Background: Venoarterial extracorporeal membrane oxygenation has emerged as a prominent therapy for patients with refractory cardiac arrest. However, the optimal time of initiation remains unknown. Aim: The aim was to assess the rate of survival to hospital discharge in adult patients with refractory ventricular fibrillation/pulseless ventricular tachycardia out-of-hospital cardiac arrest treated with 1 of 2 local standards of care: (1) early venoarterial extracorporeal membrane oxygenation–facilitated resuscitation for circulatory support and percutaneous coronary intervention, when needed, or (2) standard advanced cardiac life support resuscitation. Design: Phase II, single-center, partially blinded, prospective, intention-to-treat, safety and efficacy clinical trial. Population: Adults (aged 18–75), initial out-of-hospital cardiac arrest rhythm of ventricular fibrillation/pulseless ventricular tachycardia, no ROSC following 3 shocks, body morphology to accommodate a Lund University Cardiac Arrest System automated cardiopulmonary resuscitation device, and transfer time of <30 minutes. Setting: Hospital-based. Outcomes: Primary: survival to hospital discharge. Secondary: safety, survival, and functional assessment at hospital discharge and 3 and 6 months, and cost. Sample size: Assuming success rates of 12% versus 37% in the 2 arms and 90% power, a type 1 error rate of .05, and a 15% rate of withdrawal prior to hospital discharge, the required sample size is N = 174 evaluated patients. Conclusions: The ARREST trial will generate safety/effectiveness data and comparative costs associated with extracorporeal cardiopulmonary resuscitation, informing broader implementation and a definitive Phase III clinical trial.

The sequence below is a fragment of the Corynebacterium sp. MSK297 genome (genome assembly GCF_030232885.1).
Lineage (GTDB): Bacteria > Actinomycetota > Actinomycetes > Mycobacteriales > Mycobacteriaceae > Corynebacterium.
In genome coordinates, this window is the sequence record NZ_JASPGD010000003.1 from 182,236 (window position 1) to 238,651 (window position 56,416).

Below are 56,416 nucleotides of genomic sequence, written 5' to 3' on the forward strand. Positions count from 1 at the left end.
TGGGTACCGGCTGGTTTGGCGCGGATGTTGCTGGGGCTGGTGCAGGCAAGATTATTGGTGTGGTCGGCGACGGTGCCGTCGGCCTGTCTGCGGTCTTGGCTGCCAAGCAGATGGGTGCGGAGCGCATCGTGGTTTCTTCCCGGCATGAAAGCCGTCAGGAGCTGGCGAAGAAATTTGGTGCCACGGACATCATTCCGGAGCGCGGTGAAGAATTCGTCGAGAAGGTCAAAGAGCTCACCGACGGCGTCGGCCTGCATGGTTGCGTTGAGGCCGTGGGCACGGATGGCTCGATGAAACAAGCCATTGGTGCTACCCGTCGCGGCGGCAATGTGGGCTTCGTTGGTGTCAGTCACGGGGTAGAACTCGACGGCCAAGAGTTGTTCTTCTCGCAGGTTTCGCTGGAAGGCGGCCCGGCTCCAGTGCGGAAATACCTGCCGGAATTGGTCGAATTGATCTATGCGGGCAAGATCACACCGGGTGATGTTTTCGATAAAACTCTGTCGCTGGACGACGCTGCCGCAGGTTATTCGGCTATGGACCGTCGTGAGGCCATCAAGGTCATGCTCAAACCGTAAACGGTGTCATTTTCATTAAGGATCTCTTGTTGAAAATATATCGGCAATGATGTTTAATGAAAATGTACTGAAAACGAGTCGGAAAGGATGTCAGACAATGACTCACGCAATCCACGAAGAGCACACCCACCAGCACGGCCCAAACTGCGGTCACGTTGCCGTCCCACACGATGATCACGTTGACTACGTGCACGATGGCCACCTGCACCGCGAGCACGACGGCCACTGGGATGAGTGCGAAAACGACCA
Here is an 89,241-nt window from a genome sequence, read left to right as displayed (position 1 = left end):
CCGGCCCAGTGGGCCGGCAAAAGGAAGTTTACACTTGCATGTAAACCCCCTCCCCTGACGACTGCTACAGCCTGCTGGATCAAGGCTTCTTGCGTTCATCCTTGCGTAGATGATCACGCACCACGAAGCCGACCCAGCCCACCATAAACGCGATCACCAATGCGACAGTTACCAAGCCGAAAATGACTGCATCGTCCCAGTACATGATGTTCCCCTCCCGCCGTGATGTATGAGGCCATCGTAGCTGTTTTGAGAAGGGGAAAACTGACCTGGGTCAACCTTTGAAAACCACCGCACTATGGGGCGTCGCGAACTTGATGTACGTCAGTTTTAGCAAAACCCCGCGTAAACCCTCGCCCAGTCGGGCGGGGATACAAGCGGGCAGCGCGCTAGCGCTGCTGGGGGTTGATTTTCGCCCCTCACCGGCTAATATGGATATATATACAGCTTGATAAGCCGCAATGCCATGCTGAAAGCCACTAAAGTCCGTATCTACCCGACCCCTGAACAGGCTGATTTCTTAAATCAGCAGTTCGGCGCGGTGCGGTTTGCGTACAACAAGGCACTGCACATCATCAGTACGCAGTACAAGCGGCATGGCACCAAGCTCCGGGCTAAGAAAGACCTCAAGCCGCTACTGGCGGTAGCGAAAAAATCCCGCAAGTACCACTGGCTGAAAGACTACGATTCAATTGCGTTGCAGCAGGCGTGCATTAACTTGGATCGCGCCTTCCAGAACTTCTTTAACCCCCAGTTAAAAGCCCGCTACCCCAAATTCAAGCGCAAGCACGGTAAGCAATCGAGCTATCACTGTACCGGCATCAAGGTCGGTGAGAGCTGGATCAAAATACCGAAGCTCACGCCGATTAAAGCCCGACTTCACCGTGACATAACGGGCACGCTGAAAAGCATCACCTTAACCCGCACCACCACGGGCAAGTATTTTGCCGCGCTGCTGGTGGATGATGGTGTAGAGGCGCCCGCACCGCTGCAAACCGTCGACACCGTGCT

Bibliographical noteFunding Information:
Funding: This clinical trial is supported by National Institutes of Health grants 4R33HL142696-02 and 1R61HL142696-01, both of which were awarded to Dr Demetris Yannopoulos.The ARREST trial is funded by the National Heart, Lung, and Blood Institute. This study qualifies for and will be performed using Waiver from Informed Consent Requirements for Emergency Research under Federal Regulation 21 CFR 50.24. An investigational device exemption was acquired from the United States Food and Drug Administration (IDE-G180285/A001) for longer use of ECMO than the currently labeled 6-hour time period. The trial protocol was registered at clinicaltrials.gov (NCT 038805365). The authors are solely responsible for the design and conduct of this study, all study analyses, the drafting and editing of the paper, and its final contents.